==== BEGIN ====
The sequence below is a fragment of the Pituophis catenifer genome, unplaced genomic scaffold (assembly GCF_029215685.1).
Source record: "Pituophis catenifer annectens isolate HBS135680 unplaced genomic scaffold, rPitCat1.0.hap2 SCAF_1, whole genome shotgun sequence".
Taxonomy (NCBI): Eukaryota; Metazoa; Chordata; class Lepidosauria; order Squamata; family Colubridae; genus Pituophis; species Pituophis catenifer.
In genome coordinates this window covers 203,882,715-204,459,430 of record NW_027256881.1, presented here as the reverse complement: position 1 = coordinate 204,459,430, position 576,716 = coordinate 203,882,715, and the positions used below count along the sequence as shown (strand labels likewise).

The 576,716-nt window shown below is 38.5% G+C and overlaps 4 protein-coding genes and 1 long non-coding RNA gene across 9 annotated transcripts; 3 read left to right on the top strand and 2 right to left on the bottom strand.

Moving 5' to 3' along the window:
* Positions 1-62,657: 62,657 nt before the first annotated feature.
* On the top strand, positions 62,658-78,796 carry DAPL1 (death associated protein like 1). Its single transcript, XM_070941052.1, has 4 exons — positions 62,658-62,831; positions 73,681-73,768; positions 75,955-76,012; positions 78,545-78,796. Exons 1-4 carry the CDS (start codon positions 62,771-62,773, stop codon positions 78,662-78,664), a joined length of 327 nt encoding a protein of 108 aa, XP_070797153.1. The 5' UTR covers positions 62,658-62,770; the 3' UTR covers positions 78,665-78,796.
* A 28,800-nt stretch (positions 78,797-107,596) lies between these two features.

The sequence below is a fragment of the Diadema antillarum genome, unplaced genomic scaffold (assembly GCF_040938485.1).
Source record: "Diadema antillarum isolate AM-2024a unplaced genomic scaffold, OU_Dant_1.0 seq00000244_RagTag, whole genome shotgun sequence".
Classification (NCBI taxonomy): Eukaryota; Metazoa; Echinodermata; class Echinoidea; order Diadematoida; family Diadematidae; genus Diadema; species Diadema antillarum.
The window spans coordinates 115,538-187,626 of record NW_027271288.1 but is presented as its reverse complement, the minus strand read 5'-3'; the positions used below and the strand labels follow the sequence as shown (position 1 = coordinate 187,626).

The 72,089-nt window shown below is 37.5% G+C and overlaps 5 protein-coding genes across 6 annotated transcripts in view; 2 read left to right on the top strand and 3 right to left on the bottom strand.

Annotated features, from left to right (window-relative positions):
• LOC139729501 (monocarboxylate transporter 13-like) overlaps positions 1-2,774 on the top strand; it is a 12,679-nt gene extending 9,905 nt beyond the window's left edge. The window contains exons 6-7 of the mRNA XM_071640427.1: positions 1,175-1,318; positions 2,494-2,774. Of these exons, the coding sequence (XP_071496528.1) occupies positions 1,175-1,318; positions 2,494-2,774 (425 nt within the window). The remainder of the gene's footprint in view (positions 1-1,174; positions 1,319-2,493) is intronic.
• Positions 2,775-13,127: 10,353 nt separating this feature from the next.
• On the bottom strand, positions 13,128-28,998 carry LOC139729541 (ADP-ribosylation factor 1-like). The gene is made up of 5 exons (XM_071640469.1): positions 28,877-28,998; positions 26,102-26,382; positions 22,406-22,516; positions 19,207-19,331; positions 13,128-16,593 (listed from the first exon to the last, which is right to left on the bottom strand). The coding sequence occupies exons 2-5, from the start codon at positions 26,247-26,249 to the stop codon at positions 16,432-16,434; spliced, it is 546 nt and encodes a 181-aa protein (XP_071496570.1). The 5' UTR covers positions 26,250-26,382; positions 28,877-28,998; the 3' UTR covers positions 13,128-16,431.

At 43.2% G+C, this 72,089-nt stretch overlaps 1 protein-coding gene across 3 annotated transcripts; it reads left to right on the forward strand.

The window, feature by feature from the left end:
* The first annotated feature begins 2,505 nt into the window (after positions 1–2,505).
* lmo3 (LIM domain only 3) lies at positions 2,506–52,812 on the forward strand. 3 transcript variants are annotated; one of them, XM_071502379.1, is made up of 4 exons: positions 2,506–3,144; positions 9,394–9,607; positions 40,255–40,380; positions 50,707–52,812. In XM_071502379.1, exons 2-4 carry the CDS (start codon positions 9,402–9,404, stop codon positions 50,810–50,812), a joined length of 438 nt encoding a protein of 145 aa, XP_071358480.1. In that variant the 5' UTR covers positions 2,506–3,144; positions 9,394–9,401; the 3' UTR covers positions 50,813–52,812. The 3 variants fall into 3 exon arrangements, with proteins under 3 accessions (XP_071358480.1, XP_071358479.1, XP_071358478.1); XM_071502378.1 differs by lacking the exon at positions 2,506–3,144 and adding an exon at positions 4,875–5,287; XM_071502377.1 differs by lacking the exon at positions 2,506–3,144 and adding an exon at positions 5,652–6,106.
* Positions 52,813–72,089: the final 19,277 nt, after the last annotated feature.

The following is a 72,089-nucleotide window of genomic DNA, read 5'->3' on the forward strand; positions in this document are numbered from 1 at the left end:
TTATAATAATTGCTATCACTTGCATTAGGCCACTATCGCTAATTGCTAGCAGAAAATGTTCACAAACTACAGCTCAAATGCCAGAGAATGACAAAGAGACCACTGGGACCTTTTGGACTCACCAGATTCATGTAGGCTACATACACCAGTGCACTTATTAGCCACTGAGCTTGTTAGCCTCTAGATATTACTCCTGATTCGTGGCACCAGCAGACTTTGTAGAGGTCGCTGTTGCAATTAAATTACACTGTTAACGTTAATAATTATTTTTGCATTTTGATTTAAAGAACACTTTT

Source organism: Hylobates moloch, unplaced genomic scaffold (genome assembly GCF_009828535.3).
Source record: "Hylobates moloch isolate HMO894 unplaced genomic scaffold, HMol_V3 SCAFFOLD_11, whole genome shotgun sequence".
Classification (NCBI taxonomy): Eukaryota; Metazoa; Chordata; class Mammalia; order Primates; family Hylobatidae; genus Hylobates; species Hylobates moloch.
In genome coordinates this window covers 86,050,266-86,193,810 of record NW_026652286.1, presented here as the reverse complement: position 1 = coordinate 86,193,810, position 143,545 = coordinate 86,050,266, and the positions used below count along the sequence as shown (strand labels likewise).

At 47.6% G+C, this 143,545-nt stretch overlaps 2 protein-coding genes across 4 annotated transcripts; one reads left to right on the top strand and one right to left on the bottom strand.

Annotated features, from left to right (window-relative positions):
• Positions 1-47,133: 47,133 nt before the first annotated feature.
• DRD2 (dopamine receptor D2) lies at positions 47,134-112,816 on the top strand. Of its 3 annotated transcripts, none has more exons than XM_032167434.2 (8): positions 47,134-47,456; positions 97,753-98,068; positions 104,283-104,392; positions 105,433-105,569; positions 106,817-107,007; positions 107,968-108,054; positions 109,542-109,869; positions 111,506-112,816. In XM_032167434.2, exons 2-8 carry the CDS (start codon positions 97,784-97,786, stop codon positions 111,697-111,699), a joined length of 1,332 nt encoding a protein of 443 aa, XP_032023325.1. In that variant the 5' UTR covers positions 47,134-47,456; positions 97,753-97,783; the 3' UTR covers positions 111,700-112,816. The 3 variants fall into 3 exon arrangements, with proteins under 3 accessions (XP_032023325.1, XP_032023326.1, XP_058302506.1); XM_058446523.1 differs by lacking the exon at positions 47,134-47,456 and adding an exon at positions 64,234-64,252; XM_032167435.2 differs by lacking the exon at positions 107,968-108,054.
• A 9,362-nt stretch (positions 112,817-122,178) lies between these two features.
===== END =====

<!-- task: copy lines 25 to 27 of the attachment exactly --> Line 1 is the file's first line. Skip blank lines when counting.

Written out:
TTATAATAATTGCTATCACTTGCATTAGGCCACTATCGCTAATTGCTAGCAGAAAATGTTCACAAACTACAGCTCAAATGCCAGAGAATGACAAAGAGACCACTGGGACCTTTTGGACTCACCAGATTCATGTAGGCTACATACACCAGTGCACTTATTAGCCACTGAGCTTGTTAGCCTCTAGATATTACTCCTGATTCGTGGCACCAGCAGACTTTGTAGAGGTCGCTGTTGCAATTAAATTACACTGTTAACGTTAATAATTATTTTTGCATTTTGATTTAAAGAACACTTTT

Source organism: Hylobates moloch, unplaced genomic scaffold (genome assembly GCF_009828535.3).
Source record: "Hylobates moloch isolate HMO894 unplaced genomic scaffold, HMol_V3 SCAFFOLD_11, whole genome shotgun sequence".